Books are the carriers of civilization. Without books, history is silent. ― Henry David Thoreau
Now here is a piece of good news. According to Gallup polling, visiting the local library remains, by far, the most common cultural activity Americans engage in. It’s nice to know Amazon hasn’t put libraries out of business yet.
For the most part, I think libraries have remained relevant in the cultural landscape because Librarians have adapted to the changing times fairly well: Bringing in advanced technologies—computers, Wifi, digital, etc, etc,—and continuing to be innovative in sponsoring various events at libraries that attract young families. So let us applaud the librarians and the local government officials who’ve continued to support them at budget time.
With that said, I’ll add that while it’s encouraging to see how well libraries are doing, it would be even more encouraging if we knew Americans were actually reading good books. The Gallup poll tells us that Libraries are being used and visited, but that doesn’t mean Americans—especially adults—are actually reading more quality books. The jury is still out on that.
For example, when visiting my local library recently I noticed all the computers were taken up by someone researching (or surfing). I notice people in the various conference rooms, and I usually see a few young families with small children walking the aisles or sitting in the children’s area looking through a stack of books. But typically I don’t see a lot of adults checking out or turning in stacks of quality history, biography, or science books. Of course I’ll note that I have no idea how many adults check out books via digital audio or print, which can be done online. So maybe I’m wrong. I hope so.
But then maybe it’s just me, but I don’t often hear many people talking much about the subject of some sustained reading they’ve been involved in. That requires sustained attention and an interest in learning and the mystery of things, which, at the moment, seems to be a declining thing in America. And I completely understand that some people may not care for reading—tragic though that may be. Maybe they’re just not interested or too busy.
I just tend to feel that a democracy—especially one that is “of the people, by the people, and for the people“—is hard to maintain when a sizable amount of the population appears to be terribly uninformed or just plain ignorant about the nation’s history, government, policies, social challenges, or things like basic science. We can’t properly defend our own or our family’s self interests, better yet the nation’s, if we don’t understand enough to know whether the choices we’re making are actually serving ours or our nation’s interests at all. Many of us, for example, vote for policies or people that are in direct opposition to our interests. And believe me, maintaining the rule of law and the democratic institutions that protect your individual freedoms is in your interest.
A lot of us uncritically adopt the opinions of others—from our family, group, favorite media source, or some other talking head on TV. But the measure of our education and autotomy is when we get to a point where we can intelligently challenge (openly or in own mind) our relied upon sources of information—by weighing and analyzing in light of our own personal readings and observations and then being able to change our mind on a topic or cherished belief….and then having the courage to say it.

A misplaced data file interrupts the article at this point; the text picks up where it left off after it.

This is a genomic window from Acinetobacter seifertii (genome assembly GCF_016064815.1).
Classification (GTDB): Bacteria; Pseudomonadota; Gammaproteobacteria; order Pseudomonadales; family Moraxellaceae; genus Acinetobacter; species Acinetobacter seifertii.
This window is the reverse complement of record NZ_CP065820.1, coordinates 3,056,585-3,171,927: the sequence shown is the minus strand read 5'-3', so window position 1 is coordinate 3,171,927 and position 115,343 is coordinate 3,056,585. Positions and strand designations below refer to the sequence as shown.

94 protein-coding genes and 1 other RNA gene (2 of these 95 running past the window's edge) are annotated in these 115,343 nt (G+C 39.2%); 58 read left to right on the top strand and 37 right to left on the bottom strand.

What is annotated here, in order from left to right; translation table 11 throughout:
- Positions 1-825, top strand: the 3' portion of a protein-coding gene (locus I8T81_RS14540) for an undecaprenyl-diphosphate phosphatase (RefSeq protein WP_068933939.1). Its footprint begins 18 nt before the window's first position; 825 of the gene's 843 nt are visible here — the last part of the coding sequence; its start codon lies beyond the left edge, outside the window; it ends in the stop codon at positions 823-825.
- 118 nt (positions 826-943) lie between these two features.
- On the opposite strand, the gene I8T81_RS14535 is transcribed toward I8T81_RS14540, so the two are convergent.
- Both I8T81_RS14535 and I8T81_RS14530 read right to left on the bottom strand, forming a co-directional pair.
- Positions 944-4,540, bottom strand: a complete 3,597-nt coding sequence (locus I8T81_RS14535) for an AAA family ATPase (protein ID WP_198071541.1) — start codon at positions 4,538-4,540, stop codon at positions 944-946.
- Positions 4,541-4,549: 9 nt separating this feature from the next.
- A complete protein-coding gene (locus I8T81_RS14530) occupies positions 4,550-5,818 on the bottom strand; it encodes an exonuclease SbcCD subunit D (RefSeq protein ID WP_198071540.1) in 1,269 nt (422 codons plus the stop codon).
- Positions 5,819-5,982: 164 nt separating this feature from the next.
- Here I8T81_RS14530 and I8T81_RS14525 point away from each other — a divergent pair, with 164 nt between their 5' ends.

Knowledge and education, of course, aren’t a guaranteed cure for human folly and prejudice. Only a fool who hasn’t read History could honestly think that. Educated people can be just as willing as anyone else to ignore their conscience, twist facts, and advance deep seated prejudices.
But what deep and focused reading can potentially do is introduce us to ideas that may gradually crack our caked prejudices and inherited world views and open us to the idea that maybe what we’ve believed all along is wrong or misinformed, or at least in need of some updating. That maybe we need to rethink some of our beliefs about people, our society, and the world. That is how positive change begins, how freedom and democracy have advanced.
I should add, that along with quality books and literature, the arts typically aim at doing this, especially serious films and other performing arts. They can expand our ability to empathize with others—open us to feeling our shared humanity. Note, that’s one big reason authoritarian rulers immediately shut down writers and artists when they take over. Genuine art is subversive in the authoritarian’s world view.
Of course I can’t leave out the reading of books that elevate our scientific grasp. As we read about science and the methods of scientists and the incredible amount of experimentation and research put into their findings, we learn how successful the scientific approach to knowledge has been in promoting human flourishing and, in the long run, democracy itself. As we look back through history we see that science and democracy tend to rise together—a phenomenon to be discussed at length in another post, eventually. With an education in science (reading science books) we learn to think more systematically, more empirically, about things and ideas and the opinions of others. And, in addressing public policy, that’s a good thing.
And so I’ll close with encouraging you to go to the library, check out some books, or buy books at the store, and then read those books whenever you can. Hopefully you’ll learn, grow, see and feel more deeply.
That’s what being truly educated is all about.